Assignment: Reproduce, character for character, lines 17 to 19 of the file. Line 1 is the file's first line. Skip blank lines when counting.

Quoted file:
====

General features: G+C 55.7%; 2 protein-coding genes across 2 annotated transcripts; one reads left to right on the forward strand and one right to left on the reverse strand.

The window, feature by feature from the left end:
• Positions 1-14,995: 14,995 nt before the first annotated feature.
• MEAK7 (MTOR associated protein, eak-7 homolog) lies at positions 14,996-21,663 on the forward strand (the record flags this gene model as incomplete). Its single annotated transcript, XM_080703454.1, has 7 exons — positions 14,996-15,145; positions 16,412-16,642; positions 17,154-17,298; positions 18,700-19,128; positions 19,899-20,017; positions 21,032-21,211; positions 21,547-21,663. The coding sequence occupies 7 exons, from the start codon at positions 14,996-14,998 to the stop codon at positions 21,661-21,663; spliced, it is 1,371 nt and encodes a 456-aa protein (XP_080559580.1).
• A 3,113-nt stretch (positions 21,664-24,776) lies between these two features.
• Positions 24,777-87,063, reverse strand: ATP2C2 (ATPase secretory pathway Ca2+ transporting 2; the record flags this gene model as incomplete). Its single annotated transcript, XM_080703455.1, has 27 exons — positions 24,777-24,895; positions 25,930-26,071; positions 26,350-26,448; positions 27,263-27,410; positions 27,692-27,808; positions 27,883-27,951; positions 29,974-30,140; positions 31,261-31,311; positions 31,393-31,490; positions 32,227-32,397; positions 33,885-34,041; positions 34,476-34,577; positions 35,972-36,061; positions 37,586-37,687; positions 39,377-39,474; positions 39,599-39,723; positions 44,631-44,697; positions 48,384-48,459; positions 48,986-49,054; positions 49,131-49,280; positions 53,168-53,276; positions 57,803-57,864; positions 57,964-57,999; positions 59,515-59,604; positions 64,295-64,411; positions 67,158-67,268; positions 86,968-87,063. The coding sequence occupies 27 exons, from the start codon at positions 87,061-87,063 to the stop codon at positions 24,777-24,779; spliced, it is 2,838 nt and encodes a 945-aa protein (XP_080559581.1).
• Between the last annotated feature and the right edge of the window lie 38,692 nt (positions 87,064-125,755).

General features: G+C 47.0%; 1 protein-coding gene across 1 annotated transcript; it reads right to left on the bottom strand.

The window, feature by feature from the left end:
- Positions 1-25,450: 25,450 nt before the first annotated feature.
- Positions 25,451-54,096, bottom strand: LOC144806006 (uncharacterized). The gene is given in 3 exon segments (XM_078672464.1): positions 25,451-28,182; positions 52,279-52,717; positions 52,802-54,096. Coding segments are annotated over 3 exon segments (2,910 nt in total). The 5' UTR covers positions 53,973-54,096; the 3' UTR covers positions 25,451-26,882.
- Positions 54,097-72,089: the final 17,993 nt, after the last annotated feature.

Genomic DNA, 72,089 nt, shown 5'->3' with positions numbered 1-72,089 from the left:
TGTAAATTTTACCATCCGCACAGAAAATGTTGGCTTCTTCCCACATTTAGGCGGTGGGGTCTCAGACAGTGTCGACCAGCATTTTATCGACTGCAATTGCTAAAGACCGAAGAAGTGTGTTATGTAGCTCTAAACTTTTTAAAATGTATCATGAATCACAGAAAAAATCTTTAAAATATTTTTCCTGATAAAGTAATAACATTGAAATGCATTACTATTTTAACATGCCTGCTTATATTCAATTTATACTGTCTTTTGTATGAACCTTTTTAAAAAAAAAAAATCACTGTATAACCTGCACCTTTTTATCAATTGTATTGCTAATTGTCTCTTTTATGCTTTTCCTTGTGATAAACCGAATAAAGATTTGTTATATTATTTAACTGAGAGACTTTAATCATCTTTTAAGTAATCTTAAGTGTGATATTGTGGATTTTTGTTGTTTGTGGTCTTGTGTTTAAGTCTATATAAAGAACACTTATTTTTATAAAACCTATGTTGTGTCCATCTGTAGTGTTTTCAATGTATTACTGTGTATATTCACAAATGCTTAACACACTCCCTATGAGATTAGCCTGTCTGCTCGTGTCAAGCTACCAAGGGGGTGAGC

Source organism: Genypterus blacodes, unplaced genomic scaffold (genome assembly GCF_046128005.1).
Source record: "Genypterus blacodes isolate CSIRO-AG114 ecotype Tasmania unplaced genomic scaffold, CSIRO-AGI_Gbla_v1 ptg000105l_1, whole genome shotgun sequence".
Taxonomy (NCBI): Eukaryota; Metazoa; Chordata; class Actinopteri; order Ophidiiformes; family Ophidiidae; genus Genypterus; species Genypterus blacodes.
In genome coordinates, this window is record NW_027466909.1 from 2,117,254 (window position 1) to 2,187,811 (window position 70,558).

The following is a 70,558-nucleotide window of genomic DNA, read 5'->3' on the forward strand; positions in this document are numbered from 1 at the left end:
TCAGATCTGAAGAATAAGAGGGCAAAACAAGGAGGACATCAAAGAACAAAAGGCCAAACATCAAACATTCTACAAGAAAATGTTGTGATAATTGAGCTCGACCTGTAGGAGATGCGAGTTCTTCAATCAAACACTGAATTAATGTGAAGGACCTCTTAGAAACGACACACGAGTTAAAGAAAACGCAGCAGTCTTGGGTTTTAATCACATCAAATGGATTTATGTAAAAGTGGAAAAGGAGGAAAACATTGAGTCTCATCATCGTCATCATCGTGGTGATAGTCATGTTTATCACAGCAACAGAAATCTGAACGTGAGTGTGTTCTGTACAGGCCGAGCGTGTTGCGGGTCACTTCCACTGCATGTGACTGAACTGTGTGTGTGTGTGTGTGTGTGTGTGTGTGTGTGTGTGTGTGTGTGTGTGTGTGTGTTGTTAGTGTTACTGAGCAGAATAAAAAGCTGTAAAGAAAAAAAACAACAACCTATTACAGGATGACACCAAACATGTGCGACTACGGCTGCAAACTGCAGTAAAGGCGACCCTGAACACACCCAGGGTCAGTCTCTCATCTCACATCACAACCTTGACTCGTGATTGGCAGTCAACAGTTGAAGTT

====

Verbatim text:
Taxonomy (NCBI): Eukaryota; Metazoa; Chordata; class Actinopteri; order Ophidiiformes; family Ophidiidae; genus Genypterus; species Genypterus blacodes.
In genome coordinates, this window is record NW_027466909.1 from 2,117,254 (window position 1) to 2,187,811 (window position 70,558).

The following is a 70,558-nucleotide window of genomic DNA, read 5'->3' on the forward strand; positions in this document are numbered from 1 at the left end: